NATO-Russia Action Plan on Terrorism

(superseded by the NATO-Russia Action Plan on Terrorism agreed upon at the NATO-Russia Council meeting in Berlin at the level of Foreign Affairs Ministers - 15 April 2011)

  • 09 Dec. 2004 -
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  • Last updated: 15 Apr. 2011 15:13

Strategic objectives

  1. The NATO-Russia Council categorically rejects terrorism in all its manifestations. Terrorist acts pose a direct challenge to our common security, to our shared democratic values, and to basic human rights and freedoms. We agree that there is no cause that can justify such acts, and call for unity of action in the international community in addressing this insidious threat. We will do everything in our power to fight all forms of terrorism, acting in conformity with the UN Charter, international human rights and humanitarian law, as well as other existing commitments. We stand united in support of UN Security Council Resolutions 1368, 1373, 1540, 1566, and all other relevant resolutions, and will spare no efforts in the NRC and other appropriate fora to protect our citizens, to pursue our shared objective of bringing to justice the perpetrators, organisers, instigators and sponsors of terrorist acts, to cut off the channels of financing terrorist activities, and to defeat the scourge of terrorism, including by ratification and effective implementation of international conventions relating to terrorism, including the twelve UN Conventions and Protocols on Counter-Terrorism.

  2. We are encouraged by the progress that has been made in developing NRC Co operation in the fight against terrorism, and are determined that the Council can and should make an even more direct and substantial contribution to this global struggle, in co operation, as appropriate, with partners. NRC co-operation against the terrorist threat should be pragmatic and goal-oriented, complementing and enhancing efforts underway in other fora. As agreed by NRC Heads of State and Government in the 28 May 2002 Rome Declaration, NATO-Russia Relations: A New Quality, our co-operation should be “multi faceted”, as is the terrorist threat itself. At the same time, through this Action Plan, we are determined to ensure its overall co-ordination and strategic direction. Our aim is to enhance our capabilities to act, individually and jointly, in three critical areas:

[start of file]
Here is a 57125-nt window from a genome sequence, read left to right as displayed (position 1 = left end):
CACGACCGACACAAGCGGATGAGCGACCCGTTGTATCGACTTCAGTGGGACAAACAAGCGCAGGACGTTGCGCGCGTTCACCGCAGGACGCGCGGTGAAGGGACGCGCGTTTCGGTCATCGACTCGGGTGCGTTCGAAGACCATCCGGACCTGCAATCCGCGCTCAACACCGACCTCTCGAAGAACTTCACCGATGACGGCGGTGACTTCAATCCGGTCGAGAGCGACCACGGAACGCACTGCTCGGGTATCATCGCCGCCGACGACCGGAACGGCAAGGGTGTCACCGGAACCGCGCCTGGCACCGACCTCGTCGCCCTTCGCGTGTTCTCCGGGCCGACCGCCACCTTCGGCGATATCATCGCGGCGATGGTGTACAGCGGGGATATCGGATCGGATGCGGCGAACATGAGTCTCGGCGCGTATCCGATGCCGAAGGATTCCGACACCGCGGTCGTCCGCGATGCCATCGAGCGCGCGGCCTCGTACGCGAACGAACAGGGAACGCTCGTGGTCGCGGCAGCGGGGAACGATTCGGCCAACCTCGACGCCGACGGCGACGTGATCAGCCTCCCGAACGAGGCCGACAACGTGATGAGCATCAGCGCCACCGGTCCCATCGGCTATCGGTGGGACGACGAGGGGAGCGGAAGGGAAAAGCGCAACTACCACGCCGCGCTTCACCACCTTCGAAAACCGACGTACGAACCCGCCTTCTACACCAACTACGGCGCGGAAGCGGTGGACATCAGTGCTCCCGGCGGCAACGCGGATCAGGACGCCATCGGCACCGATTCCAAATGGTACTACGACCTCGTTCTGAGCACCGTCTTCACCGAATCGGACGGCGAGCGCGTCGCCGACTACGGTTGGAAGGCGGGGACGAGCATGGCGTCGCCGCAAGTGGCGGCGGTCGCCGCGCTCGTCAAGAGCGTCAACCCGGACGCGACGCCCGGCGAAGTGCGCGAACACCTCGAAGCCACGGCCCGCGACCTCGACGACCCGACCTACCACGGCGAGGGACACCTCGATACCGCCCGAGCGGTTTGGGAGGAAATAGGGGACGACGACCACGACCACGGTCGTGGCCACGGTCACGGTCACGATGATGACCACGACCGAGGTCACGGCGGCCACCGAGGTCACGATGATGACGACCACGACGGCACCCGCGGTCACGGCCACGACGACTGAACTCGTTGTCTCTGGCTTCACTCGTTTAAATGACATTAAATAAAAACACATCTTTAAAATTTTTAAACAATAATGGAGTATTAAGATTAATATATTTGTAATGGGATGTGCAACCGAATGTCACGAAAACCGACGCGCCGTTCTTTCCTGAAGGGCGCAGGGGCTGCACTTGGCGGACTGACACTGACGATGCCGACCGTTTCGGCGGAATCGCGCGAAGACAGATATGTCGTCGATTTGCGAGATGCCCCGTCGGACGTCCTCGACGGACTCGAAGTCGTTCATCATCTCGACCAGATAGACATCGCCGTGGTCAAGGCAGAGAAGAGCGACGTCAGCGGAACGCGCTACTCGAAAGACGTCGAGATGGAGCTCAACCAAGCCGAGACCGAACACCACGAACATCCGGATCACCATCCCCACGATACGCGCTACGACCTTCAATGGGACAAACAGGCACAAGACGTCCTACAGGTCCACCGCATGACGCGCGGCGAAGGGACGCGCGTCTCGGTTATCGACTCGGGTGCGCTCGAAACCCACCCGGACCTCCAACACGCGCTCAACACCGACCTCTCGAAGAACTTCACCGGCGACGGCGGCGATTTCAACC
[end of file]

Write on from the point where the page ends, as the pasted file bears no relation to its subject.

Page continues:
• preventing terrorism;
    • combating terrorist activities; and
    • managing the consequences of terrorist acts.

Preventing terrorism

  1. We are determined to protect our populations from the terrorist threat by deterring and preventing terrorist acts, particularly those by terrorist groups operating internationally, through defensive measures used to reduce the vulnerability of forces, individuals and property to terrorism, to include limited response and containment by military forces and relevant specialised civil agencies – and we will work to improve our capabilities in this area. To this end, we will:

    1. develop improved mechanisms for intelligence sharing, which is crucial to the success of efforts to combat the terrorist threat in order to exchange information on likely terrorist targets and possible counter-measures;

    2. continue to support ongoing efforts to broaden and strengthen co-operation in evaluating and responding to threats posed by terrorism and by the proliferation of weapons of mass destruction (WMD) and their means of delivery, including by:

      • strengthening existing non-proliferation arrangements with a view to denying terrorist access to WMD, their means of delivery and related materials, in accordance with UNSCR 1540;
      • addressing chemical, biological, radiological and nuclear (CBRN) threats posed by terrorist groups; and
      • addressing threats to freight and passenger transport.

    3. develop enhanced co-operation on armaments and technology aimed at responding to such threats;

    4. continue to implement relevant elements of the NRC Co operative Airspace Initiative, in particular a capability to facilitate effective civil-military cooperation with a view to enhancing the ability of NRC member states to combat threats to civil aviation;

    5. explore possibilities for co-operation in the destruction of excess munitions, small arms and light weapons, as well as in developing effective control over transfers of man-portable air defence systems (MANPADS), in order to keep these weapons out of the hands of terrorist groups or their state sponsors; explore possibilities for co-operation in enhancing security at storage sites for MANPADS, munitions and small arms and light weapons (SALW);

    6. continue to explore technological and scientific co-operation aimed at resolving practical issues of security in the context of anti-terrorist activities (such as development of explosive detection prototypes, protection against (including decontamination of) CBRN agents and materials, countering threats to freight and passenger transport and protection against cyberterrorism);

    7. organise a conference for first responders, bringing them together with civil and military operational experts, with special emphasis on presentations from Spain, Turkey, the Russian Federation and the United States, to exchange information and compare lessons learned from responses to terrorist attacks, in order to improve understanding of terrorist tactics and methodology.